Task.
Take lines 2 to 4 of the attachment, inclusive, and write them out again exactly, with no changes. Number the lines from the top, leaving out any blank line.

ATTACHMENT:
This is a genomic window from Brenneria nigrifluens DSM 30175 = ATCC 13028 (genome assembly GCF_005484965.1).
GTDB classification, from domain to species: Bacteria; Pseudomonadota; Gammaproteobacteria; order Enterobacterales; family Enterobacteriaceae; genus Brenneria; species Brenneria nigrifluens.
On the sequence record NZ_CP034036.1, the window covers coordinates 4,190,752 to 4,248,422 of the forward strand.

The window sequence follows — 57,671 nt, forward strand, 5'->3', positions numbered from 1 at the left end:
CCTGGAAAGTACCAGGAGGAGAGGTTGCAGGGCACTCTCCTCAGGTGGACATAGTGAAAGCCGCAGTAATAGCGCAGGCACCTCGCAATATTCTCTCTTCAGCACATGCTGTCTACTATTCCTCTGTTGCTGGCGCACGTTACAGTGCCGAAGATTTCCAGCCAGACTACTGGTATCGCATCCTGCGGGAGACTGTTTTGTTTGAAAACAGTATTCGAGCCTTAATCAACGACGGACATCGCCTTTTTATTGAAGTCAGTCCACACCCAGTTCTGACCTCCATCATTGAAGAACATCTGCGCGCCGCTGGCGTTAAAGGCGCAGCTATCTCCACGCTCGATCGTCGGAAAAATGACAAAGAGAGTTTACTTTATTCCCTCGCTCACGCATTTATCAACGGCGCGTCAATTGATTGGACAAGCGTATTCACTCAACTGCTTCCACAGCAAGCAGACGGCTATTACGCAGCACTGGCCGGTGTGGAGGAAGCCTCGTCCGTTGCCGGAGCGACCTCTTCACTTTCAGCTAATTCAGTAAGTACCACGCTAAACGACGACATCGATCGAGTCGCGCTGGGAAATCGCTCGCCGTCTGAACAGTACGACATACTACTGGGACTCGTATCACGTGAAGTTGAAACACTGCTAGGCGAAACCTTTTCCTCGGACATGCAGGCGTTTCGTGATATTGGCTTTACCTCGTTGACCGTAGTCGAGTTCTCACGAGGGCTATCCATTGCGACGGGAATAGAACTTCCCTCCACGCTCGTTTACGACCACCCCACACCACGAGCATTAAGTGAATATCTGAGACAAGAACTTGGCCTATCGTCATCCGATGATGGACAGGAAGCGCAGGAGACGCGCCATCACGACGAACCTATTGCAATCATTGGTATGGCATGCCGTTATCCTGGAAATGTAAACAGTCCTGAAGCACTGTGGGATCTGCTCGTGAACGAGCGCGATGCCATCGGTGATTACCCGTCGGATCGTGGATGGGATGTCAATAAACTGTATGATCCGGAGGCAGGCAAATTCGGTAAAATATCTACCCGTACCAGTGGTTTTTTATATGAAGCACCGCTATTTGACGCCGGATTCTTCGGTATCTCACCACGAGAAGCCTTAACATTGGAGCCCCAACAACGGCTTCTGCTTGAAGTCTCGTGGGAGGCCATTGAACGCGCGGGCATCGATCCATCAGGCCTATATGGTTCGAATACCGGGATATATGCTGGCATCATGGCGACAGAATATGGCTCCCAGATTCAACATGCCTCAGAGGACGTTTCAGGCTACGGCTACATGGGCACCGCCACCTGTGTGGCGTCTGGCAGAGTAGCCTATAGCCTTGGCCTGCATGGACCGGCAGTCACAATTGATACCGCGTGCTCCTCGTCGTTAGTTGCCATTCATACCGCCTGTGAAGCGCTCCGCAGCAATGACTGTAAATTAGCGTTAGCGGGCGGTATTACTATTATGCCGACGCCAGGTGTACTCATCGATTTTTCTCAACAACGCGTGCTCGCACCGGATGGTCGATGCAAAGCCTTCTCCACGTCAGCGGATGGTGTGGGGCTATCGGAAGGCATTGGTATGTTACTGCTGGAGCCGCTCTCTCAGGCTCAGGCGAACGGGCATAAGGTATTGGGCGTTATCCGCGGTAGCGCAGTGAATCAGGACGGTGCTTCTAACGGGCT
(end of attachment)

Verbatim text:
GTDB classification, from domain to species: Bacteria; Pseudomonadota; Gammaproteobacteria; order Enterobacterales; family Enterobacteriaceae; genus Brenneria; species Brenneria nigrifluens.
On the sequence record NZ_CP034036.1, the window covers coordinates 4,190,752 to 4,248,422 of the forward strand.

The window sequence follows — 57,671 nt, forward strand, 5'->3', positions numbered from 1 at the left end: